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At least three more OC sheriff officials knew in 2016 and 2017 of illegally recorded telephone calls between jail inmates and their attorneys, in addition to a sheriff investigator’s knowledge in 2015 of such recordings, according to evidence presented Wednesday in Superior Court.

The disclosures raised questions about what the Sheriff’s Department did or didn’t tell county supervisors when seeking a renewal of the jail phones contract in October 2017.

Sheriff officials emphasized Wednesday evening the attorney-client recordings officials were apparently aware of in 2015, 2016 and 2017 appear to be separate from the computer glitch in January 2015 that caused the recording of more than 30,000 calls with numbers on a do-not-call list. That glitch was not brought to the attention of sheriff officials until June 2018, according to the Sheriff’s Department

Last week, a DA prosecutor testified about a July 2015 report from a sheriff investigator who wrote he had downloaded more than 112 recorded phone calls between inmate Lonnie Kocontes and his attorneys’ phones.

The evidence entered into court Wednesday were statements from District Attorney prosecutors describing additional specific instances in which sheriff officials downloaded or accessed the recordings in 2016 and 2017:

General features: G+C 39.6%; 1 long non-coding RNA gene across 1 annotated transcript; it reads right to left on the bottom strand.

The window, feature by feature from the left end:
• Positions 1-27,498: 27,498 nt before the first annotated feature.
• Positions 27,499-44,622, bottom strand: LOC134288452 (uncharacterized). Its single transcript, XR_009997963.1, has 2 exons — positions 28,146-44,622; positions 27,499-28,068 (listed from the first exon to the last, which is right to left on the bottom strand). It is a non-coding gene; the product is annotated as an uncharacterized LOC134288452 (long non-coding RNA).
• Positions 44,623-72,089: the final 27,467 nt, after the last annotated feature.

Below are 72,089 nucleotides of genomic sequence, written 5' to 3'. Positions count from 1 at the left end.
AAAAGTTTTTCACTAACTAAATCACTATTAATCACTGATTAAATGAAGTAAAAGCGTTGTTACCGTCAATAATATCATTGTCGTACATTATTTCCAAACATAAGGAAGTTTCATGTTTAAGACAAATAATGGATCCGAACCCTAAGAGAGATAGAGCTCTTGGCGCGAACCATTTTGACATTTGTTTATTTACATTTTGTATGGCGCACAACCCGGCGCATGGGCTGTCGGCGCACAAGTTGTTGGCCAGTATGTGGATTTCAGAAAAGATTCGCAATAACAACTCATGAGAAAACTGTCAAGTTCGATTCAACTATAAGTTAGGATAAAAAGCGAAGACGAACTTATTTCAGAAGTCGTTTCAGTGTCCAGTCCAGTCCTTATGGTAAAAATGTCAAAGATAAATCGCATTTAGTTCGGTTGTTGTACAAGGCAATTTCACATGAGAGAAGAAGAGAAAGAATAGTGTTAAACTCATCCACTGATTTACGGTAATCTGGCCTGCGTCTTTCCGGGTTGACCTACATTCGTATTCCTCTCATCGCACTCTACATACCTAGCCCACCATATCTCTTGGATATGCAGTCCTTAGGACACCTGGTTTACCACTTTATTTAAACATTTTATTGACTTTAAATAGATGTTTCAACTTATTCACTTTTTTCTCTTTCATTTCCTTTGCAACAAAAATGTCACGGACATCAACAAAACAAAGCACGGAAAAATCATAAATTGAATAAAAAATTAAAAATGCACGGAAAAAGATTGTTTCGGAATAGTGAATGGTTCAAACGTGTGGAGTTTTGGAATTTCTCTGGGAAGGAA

• On April 14, 2016, Senior Deputy District Attorney Cynthia Nichols informed other DA officials and the sheriff’s “Special Assignments Sergeant” of a jail phone recording between inmate Hossein Nayeri and the phone number of his attorney, Sal Ciulla, according to a court declaration by Nichols. “[The Sheriff’s Department] looked into the recording and I was advised that recorded call was an inmate/jail phone call that was placed to Sal Ciulla’s cell phone,” Nichols wrote. The prosecutor did not listen to the call, but did inform the defense attorney about it and provided him a copy of the recording, she wrote.
  • On January 5, 2017, a sheriff’s deputy and sheriff investigator “accessed” a jail phone call recording between the office phone number of attorney Joseph Smith and his client, Michael Saenz, according to a letter from Deputy District Attorney Chris Alex.

Both statements were entered into evidence Wednesday by defense attorney Joel Garson, with no objections from the DA’s office. The DA’s lawyers told Superior Court Judge Jonathan S. Fish the statements reflected what the prosecutors would testify to under oath if they were called to the witness stand.

In California, it is a felony for anyone to record or eavesdrop without permission on inmates’ phone calls with attorneys, doctors, or clergy.

The recording of inmate discussions with their lawyers could put criminal prosecutions in jeopardy. Elsewhere in California, improper law enforcement recording of inmates’ protected conversations has led to reduced and dismissed charges, including a reduced sentence in a murder case.

After Wednesday’s court haring, Voice of OC asked the Sheriff’s Department’s chief spokesperson if any steps were taken after the July 2015, April 2016, and January 2017 instances to examine whether the jail phones system was properly blocking the recording of attorney-client calls, and if steps were taken to examine whether there were enough safeguards to prevent recording of attorney-client calls.